“If you lift the ban early and they return to international cricket, then you’ll always have players looking for loopholes in any rulings in the future,” Pollock told Wide World of Sports.

“As far as international cricket is concerned, they need to see out the original ban.

“It would set a dangerous precedent for any future Cricket Australia rulings to allow them back into international cricket any earlier than the original ban specified.”

The former South African skipper defended CA’s decision to impose a hefty suspension, indicating it was a reflection of the high-regard cricket is held in by the Australian public.

Although he did point out that the bans were considered extremely heavy handed in other parts of the cricket playing world.

The difference in Australia, according to Pollock, is the part cricket plays in the culture’s mainstream.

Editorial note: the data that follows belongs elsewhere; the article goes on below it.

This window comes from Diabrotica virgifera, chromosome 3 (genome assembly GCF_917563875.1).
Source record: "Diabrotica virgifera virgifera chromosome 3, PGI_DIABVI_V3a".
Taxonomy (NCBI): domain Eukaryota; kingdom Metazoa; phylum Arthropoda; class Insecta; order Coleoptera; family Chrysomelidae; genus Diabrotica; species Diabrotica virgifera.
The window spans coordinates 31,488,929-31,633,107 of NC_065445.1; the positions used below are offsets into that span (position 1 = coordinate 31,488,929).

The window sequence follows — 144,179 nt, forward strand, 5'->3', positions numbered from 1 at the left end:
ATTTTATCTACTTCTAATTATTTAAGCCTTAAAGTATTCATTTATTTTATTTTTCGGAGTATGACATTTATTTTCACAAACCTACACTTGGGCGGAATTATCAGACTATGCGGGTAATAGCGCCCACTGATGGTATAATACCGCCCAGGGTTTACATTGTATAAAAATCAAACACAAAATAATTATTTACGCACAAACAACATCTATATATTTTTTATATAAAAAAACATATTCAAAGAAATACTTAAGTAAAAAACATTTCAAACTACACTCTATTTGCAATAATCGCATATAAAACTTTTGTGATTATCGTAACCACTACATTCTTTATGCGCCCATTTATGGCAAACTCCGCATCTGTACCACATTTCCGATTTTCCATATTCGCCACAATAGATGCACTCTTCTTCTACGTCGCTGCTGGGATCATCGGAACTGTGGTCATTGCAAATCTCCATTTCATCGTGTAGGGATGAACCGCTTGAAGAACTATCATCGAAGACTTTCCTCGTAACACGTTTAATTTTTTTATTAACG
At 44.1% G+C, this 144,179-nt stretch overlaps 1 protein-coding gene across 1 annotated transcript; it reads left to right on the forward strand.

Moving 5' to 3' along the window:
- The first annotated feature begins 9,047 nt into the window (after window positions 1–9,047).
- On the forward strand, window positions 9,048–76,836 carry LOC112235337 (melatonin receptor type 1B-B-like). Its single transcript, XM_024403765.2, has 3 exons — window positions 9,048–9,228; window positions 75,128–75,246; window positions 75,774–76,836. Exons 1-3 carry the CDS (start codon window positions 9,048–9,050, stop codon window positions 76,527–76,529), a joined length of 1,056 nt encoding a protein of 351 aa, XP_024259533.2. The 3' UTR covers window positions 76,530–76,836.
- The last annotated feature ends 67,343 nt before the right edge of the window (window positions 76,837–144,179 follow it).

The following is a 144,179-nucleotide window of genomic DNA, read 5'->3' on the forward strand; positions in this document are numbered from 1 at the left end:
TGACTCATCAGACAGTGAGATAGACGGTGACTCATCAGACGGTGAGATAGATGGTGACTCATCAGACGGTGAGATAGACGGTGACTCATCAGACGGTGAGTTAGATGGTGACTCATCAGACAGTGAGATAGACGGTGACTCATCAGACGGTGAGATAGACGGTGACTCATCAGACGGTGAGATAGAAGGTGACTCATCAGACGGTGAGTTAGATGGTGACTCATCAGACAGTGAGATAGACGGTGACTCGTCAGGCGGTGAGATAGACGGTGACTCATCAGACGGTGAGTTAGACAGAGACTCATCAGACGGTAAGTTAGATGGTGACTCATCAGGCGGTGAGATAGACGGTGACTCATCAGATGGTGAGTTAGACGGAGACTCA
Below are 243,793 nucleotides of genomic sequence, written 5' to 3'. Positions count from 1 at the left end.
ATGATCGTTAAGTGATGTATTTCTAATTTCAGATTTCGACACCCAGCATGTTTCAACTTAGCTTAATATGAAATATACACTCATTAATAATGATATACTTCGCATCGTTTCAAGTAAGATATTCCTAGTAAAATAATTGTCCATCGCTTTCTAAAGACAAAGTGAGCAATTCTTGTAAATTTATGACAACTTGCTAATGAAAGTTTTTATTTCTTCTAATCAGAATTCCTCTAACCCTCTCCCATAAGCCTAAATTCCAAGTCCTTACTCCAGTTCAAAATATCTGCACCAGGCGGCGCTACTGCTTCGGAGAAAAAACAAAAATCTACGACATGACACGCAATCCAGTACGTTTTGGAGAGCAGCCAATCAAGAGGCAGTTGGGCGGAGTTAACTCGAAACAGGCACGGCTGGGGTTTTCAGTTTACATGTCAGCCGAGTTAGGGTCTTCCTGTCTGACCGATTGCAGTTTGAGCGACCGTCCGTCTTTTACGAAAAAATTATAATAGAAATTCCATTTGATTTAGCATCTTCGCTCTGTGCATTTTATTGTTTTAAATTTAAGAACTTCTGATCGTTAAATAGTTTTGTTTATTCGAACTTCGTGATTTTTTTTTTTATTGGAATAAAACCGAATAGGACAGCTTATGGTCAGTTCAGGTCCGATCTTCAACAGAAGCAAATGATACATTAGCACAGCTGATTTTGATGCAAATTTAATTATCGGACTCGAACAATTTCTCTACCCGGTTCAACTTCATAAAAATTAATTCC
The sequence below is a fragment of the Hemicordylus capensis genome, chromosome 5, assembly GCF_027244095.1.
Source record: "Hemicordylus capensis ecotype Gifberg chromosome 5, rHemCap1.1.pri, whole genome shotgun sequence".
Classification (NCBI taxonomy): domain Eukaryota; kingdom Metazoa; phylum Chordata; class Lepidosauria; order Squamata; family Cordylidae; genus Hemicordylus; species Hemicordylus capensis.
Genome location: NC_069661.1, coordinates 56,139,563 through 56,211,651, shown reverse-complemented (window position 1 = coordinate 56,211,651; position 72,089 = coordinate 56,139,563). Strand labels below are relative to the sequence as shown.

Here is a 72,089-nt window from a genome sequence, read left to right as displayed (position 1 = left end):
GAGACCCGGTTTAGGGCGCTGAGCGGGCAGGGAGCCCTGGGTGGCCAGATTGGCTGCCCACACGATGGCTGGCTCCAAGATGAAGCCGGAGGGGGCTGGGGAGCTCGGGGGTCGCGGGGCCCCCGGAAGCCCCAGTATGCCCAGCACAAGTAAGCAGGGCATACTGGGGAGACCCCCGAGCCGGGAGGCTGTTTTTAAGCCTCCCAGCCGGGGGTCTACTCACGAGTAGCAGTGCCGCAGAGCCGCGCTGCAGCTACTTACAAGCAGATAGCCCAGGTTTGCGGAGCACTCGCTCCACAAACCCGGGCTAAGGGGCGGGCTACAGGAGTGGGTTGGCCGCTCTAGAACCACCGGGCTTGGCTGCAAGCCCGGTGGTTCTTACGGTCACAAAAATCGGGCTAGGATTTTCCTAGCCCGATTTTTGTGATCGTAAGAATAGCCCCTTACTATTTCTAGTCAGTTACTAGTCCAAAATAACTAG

“The reaction over here in South Africa was surprise at the length of the bans, but most people here wouldn’t have understood the pride and responsibility that goes with wearing the baggy green cap, and the high-esteem that Australian cricketers are held in,” Pollock said.

“I thought the suspensions reflected how Australia wanted the game played, and the damage that they felt was done by what happened in Cape Town.

“The ICC handed down a much lighter punishment, which would be seen as the norm for the rest of the world, and as a South African I was initially surprised that CA went further than the ICC, but once you understand what the sport means to Australia then you can understand the length of the ban.”

The prospect of Smith, Warner and Bancroft playing international cricket this summer has divided opinion, and Australia’s recent run of outs has caused a heightening of the speculation.

“I'd love to see them back in the game but Cricket Australia has made their stance,” batsman Chris Lynn said.

“If we're winning games of cricket for Australia then I don't think we're talking about this right now.

“But the fact we haven't put the wins on the board, there's a bit of panic stations going on.”